Wednesday, May 25, 2005

China agrees $600m Uzbek oil deal
China agrees $600m Uzbek oil dealBy Andrew Yeh in Beijing and Guy Dinmore in Washington Published: May 26 2005 00:34 Last updated: May 26 2005 00:34
Uzbekistan's President Islam Karimov announced on Wednesday the signing of a $600m oil deal with China, just a day after Beijing declared its support for the central Asian leader in his crackdown against anti-government protesters.
Mr Karimov has come under pressure from the US, Europe and the United Nations for an international investigation into the killing of possibly hundreds of civilians this month, but has found political backing from China and Russia.
The Uzbek leader told China's People's Daily, the official Communist party's newspaper, that the deal marked an important step in energy co-operation between the two countries. Uzbekneftegaz, a state energy company, and China National Petroleum Corp (CNPC) would finalise a joint venture during his current visit to China, Mr Karimov said.
Asked to comment on the oil deal, a US State Department spokeswoman said: “We welcome any new supplies reaching the world market.”
China's willingness to conclude a high-profile deal at a time when Uzbekistan faces international criticism illustrates Beijing's priorities in relations with central Asia, and reflects its strategy to source large quantities of oil from central Asian neighbours. Uzbekistan's energy sector, based on gas, is dominated by ties to Russia.
China offered rare public support for the Uzbek leader this week, saying his actions had been necessary to restore order.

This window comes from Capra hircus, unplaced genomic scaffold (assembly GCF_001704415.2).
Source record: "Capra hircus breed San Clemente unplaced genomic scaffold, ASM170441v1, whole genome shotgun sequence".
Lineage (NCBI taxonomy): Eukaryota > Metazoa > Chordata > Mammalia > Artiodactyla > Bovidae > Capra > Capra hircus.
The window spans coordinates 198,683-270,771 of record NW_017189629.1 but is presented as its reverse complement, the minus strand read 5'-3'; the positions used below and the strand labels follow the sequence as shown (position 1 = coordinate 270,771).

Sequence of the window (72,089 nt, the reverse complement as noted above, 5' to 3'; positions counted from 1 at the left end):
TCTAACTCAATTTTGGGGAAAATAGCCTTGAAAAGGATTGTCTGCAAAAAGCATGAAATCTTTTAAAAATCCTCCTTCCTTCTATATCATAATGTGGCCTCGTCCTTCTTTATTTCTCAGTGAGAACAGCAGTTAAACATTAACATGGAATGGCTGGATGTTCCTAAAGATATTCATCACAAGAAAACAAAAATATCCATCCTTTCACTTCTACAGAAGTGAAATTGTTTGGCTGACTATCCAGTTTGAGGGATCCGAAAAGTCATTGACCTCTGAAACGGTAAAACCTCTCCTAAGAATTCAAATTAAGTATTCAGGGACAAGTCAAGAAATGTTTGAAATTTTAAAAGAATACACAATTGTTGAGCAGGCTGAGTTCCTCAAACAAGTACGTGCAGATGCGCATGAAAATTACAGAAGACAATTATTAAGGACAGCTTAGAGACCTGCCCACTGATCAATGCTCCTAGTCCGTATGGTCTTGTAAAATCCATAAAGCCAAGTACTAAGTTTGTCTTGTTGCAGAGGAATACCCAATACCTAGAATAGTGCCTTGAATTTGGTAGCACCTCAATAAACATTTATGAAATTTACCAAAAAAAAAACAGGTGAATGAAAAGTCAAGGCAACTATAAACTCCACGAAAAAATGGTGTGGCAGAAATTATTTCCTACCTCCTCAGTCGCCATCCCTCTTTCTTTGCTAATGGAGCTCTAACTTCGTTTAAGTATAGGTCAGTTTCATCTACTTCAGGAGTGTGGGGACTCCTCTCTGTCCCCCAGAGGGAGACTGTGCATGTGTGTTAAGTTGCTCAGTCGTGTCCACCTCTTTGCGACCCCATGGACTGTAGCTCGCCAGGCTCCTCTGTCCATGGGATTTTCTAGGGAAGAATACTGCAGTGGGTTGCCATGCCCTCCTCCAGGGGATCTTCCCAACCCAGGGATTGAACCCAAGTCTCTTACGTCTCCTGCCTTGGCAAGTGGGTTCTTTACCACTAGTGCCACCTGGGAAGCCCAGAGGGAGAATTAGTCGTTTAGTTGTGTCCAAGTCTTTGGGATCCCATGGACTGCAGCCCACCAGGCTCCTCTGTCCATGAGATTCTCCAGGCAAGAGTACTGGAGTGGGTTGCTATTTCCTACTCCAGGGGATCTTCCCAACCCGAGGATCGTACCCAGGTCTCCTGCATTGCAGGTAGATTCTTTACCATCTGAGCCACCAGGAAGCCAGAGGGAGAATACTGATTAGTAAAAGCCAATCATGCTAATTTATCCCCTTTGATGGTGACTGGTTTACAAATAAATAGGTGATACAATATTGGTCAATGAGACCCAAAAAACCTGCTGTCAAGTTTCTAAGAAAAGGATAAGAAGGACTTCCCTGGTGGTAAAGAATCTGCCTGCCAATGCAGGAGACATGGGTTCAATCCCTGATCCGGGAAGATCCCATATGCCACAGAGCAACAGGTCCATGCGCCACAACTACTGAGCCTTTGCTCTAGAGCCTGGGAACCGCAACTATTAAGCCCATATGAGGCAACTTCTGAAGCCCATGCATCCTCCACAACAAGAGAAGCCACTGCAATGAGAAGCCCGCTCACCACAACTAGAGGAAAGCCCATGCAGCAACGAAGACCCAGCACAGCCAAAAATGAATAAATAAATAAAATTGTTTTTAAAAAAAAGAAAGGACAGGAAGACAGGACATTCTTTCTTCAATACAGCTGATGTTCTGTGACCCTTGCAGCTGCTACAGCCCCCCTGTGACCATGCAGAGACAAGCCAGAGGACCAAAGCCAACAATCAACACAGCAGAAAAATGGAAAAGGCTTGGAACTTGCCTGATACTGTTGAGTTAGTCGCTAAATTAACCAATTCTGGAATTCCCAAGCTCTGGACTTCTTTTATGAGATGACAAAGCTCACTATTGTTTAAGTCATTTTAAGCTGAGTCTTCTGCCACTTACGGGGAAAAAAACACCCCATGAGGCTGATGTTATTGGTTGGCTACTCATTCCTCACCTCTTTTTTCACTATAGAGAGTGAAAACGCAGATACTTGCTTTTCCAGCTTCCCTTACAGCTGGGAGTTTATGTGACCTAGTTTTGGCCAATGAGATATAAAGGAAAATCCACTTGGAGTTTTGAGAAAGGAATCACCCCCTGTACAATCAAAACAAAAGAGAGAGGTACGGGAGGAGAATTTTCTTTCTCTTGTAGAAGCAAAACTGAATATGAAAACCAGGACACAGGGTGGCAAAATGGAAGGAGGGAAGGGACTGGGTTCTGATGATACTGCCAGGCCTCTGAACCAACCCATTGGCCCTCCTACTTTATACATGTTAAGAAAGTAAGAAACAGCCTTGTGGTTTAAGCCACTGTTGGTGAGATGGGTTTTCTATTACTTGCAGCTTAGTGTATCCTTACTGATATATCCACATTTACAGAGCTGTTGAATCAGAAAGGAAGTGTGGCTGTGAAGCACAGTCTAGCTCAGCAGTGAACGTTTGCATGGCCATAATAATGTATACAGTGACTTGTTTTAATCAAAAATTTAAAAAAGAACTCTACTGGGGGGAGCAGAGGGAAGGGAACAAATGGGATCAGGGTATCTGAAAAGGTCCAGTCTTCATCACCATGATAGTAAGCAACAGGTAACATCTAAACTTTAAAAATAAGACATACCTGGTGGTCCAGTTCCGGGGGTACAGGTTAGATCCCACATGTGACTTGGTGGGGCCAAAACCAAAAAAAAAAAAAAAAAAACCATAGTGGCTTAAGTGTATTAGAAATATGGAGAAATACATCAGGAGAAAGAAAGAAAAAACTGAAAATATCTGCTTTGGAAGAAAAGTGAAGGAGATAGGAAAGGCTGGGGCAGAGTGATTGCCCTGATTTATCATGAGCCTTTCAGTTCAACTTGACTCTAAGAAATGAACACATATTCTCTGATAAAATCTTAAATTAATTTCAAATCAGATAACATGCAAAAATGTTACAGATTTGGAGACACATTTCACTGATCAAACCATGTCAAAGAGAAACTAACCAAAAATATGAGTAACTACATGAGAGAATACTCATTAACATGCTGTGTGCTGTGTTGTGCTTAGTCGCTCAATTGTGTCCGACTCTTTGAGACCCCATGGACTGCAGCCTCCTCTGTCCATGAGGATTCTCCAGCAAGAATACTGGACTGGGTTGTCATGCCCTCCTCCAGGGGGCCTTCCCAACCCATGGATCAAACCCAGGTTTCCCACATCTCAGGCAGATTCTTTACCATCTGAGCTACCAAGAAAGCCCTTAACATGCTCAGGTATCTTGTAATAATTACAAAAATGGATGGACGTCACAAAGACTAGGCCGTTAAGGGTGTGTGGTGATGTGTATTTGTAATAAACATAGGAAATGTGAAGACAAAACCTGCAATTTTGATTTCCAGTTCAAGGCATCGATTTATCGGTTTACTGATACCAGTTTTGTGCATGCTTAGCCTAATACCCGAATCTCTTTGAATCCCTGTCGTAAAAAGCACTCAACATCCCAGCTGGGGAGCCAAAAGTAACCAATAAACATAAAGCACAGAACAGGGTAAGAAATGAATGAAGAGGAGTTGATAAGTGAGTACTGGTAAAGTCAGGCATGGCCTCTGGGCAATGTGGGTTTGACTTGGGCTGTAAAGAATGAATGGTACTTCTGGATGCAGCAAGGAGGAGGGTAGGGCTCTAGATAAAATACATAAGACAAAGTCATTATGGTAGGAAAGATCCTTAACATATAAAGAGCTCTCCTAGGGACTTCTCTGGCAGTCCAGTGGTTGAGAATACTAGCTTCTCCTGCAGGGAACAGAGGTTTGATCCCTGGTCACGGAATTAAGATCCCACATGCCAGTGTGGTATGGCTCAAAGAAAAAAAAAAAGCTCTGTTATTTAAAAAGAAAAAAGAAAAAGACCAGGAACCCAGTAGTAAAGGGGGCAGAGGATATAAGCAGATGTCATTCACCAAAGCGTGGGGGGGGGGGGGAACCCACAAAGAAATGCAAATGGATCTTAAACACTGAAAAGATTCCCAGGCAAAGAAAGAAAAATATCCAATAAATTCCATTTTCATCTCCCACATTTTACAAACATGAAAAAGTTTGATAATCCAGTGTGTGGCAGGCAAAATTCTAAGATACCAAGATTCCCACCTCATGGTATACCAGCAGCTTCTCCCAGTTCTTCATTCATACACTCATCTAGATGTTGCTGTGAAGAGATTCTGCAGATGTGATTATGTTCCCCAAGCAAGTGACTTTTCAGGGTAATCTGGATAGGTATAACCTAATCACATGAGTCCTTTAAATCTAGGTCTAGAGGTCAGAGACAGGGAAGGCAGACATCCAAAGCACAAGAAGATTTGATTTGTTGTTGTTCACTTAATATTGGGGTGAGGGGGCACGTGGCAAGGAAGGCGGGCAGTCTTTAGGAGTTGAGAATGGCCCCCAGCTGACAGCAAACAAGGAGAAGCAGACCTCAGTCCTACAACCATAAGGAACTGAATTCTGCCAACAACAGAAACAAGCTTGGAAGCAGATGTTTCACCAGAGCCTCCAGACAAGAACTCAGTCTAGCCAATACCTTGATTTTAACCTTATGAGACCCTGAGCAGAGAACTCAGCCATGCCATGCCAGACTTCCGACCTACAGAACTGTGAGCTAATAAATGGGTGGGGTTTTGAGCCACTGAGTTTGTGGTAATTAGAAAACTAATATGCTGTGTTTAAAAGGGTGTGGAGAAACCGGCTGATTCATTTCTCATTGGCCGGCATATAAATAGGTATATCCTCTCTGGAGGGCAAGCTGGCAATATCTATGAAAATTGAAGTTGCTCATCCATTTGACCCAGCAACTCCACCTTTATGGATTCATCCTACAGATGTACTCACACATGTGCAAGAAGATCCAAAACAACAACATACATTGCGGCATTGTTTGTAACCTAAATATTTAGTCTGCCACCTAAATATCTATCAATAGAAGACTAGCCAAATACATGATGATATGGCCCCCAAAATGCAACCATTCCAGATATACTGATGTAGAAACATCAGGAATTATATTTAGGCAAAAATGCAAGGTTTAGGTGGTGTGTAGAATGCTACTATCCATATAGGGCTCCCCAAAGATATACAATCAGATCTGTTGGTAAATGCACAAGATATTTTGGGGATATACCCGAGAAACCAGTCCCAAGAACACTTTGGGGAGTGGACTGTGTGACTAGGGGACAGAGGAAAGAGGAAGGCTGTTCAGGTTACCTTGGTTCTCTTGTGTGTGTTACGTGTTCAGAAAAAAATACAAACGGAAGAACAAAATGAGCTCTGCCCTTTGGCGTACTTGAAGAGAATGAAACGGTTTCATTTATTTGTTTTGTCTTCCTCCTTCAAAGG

“We support efforts by the Uzbekistan government to stabilise their domestic situation and their commitment to the country's peaceful development,” said Kong Quan, a foreign ministry spokesperson. “To maintain stability in central Asia, the primary concern is to strike down on the three forces, which include terrorism, separatism and extremism.”
Russia has also stood by Mr Karimov, saying an international investigation was not needed. Although the US has been critical of Mr Karimov, its own statements have remained cautious.
The Bush administration, which has little economic interest in Uzbekistan but keeps a close military and intelligence relationship, affirmed on Wednesday that their partnership would not be affected by the government crackdown.
“The kind of co-operation we can have with Uzbekistan, again, in the fight against terrorism is based on common interests,” said Richard Boucher, State Department spokesman. “It doesn't do any of us any good to abandon the effort against terrorism in this critical region. So we will continue to work with them in many areas, including the fight against terrorism.”
He reiterated US calls for an international investigation into what happened in Andizhan. Government forces are reported to have opened fire on protesters in the eastern town on May 13 after armed men stormed government buildings and clashed with security forces. Some broke into a prison to free businessmen accused of being Islamic extremists.
Uzbek authorities say 169 people died, most of them militants, but other reports put the death toll at more than 500.
Mr Boucher expressed concern about a detained human rights activist, Saidjahon Zaynabitdinov, who had received US-funded training and assistance.
“We think the government is trying to silence activists and journalists through the arrests,” he said.
Mr Karimov met Hu Jintao, the Chinese president, on Wednesday and is scheduled to see Wen Jiabao, the prime minister, during his trip.


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